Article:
While our introduction to Friar is as an opportunist, his relationship with Trautmann ends up revealing the character of both men and foreshadows the spirit of forgiveness that will ultimately lead to a remarkably long career for Man City totaling more than 500 games. One particularly memorable scene with Friar is when he’s unable to even leave the locker room for the start of the second half he’s so nervous and instead peaks through a window pain to check the progress of the match they end up winning to avoid relegation.
Trautmann’s success with St. Helens brings relief to Friar but also draws the attention of a Man City scout, who is there to greet the keeper after the big win. Before he can pursue the opportunity that opens up with Man City, Bert seeks resolution in his personal life and ends up vying with a St. Helens teammate for the affections of Margaret that climaxes in a petty scene where he’s challenged to a penalty kickoff but refuses to participate, letting the other guy score easily because as he reminds him it’s not their decision who she chooses to be with.
Margaret chooses Bert of course and off to Man City he goes. After a disastrous introductory press conference where journalists doing their homework raise all sorts of questions about Bert’s past, the subplot of his Nazi past is pretty much wrapped up with a reference to a rabbi’s public plea for people to give Trautmann the benefit of the doubt.
Bert’s struggle to find acceptance doesn’t really come into play again; instead it’s his heroic (but terribly unwise) performance winning the 1956 FA Cup at Wembley with a broken neck and the tragedy of losing his son that covers the remainder of the film. Ultimately doomed in real life, his relationship with Margaret in the film is strained but ultimately it ends with them in a not so great place while a chance encounter and fist fight with his old POW camp nemesis convinces him to return to the soccer field and play out a career that would end up spanning three decades.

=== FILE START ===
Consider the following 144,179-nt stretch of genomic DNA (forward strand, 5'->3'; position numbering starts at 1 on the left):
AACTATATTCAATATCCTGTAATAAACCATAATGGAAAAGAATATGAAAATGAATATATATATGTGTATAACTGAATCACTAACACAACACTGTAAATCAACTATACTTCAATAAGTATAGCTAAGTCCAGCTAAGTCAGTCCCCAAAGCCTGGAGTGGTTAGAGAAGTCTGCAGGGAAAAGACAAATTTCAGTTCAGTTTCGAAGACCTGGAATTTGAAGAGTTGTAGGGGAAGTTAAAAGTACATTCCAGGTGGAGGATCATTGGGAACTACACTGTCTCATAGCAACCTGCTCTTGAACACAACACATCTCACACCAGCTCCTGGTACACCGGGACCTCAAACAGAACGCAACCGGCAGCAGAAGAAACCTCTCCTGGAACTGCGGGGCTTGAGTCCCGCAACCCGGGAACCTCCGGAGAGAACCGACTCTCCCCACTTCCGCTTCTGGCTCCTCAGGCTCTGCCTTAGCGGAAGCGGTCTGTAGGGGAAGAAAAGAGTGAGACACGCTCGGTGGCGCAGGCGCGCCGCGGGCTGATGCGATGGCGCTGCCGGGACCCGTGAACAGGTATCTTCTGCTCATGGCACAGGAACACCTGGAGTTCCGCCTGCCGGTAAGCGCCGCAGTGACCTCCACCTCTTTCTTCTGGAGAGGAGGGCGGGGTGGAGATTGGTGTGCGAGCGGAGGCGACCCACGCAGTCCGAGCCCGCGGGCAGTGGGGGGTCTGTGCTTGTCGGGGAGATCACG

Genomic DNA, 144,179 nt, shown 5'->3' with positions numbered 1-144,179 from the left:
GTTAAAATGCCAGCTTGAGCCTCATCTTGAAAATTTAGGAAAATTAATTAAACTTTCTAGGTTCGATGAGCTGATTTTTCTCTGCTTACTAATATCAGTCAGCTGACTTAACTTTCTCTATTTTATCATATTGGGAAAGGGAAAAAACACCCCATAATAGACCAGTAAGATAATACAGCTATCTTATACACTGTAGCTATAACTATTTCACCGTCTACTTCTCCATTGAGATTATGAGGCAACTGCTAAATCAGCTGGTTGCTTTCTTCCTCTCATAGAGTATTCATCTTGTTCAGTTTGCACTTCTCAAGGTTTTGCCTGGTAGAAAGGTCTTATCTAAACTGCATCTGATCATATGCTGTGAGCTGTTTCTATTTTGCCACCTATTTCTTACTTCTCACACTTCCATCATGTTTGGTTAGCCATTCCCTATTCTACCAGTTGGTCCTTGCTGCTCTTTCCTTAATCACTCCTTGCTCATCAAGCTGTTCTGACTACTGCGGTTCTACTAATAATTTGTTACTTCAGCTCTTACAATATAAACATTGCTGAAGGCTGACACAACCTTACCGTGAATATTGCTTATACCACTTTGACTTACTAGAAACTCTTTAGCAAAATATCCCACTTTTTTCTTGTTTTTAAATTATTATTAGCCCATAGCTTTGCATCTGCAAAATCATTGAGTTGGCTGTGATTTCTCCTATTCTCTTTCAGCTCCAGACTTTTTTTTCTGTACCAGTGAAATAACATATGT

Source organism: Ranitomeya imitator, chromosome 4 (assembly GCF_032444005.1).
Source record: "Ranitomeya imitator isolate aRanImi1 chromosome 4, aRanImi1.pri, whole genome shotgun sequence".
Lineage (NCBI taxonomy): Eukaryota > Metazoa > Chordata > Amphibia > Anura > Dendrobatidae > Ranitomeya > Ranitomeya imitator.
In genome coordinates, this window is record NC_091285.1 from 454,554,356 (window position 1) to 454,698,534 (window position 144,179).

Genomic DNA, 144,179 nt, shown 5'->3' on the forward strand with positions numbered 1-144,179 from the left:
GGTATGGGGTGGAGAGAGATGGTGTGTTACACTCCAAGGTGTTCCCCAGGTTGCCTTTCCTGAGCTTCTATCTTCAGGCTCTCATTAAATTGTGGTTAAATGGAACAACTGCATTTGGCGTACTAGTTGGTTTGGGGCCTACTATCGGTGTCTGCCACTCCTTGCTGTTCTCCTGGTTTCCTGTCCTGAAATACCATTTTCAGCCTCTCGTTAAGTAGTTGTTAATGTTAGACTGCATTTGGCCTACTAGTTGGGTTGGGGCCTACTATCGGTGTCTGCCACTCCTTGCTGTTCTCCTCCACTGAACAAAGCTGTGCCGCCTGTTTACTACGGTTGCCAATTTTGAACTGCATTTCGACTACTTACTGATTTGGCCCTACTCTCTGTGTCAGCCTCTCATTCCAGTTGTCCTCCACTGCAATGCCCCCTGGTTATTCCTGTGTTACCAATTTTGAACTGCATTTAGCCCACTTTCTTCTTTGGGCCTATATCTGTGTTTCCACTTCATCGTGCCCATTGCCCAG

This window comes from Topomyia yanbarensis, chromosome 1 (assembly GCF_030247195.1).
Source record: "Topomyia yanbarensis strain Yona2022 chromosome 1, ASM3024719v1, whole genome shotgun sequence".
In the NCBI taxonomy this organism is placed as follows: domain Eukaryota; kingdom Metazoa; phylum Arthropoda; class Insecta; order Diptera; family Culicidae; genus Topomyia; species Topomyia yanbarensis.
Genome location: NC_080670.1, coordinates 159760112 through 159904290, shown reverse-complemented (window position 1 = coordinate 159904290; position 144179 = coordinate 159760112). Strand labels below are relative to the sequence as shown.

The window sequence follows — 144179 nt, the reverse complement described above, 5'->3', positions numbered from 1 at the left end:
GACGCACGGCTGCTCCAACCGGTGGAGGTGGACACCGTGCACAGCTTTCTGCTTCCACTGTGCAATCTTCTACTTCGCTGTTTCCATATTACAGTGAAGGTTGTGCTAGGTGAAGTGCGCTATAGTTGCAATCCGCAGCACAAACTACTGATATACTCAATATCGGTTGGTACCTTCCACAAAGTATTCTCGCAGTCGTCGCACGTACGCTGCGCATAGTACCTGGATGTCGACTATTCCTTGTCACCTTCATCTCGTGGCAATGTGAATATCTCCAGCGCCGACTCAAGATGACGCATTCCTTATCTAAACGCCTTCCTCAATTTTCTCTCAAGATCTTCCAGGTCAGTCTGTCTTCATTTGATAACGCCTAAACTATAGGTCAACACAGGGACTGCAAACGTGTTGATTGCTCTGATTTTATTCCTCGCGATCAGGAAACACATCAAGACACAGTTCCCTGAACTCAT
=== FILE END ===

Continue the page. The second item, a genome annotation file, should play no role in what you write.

The soccer fan in me of course wanted to see more scenes of him on the pitch and a scene or two from his testimonial match that drew a staggering number of people somewhere in the 60,000 range. In the end though just like the book, The Keeper is so much more than a soccer story. It’s a story about picking up the pieces of brokenness and turning them into something of redeemable worth. Of taking the destruction and devastation of war and turning a new page.
In one of the early exchanges between Bert and Margaret after he starts working at the family’s small grocery she lays into him about his role in a war that robbed her youth and hurt so many people she knew and loved. “I’d rather have danced with you than stood on the battlefield” goes his response.
The real life Bert Trautmann lived a life of remorse, pain and tragedy, but he also rose above it and allowed others to join in and follow him to a new world of forgiveness, acceptance and redemption while overcoming countless odds.
All these years later, there’s a lot we can all learn from Bert still.
The Keeper begins streaming Friday in the Philadelphia Film Society’s virtual theater platform.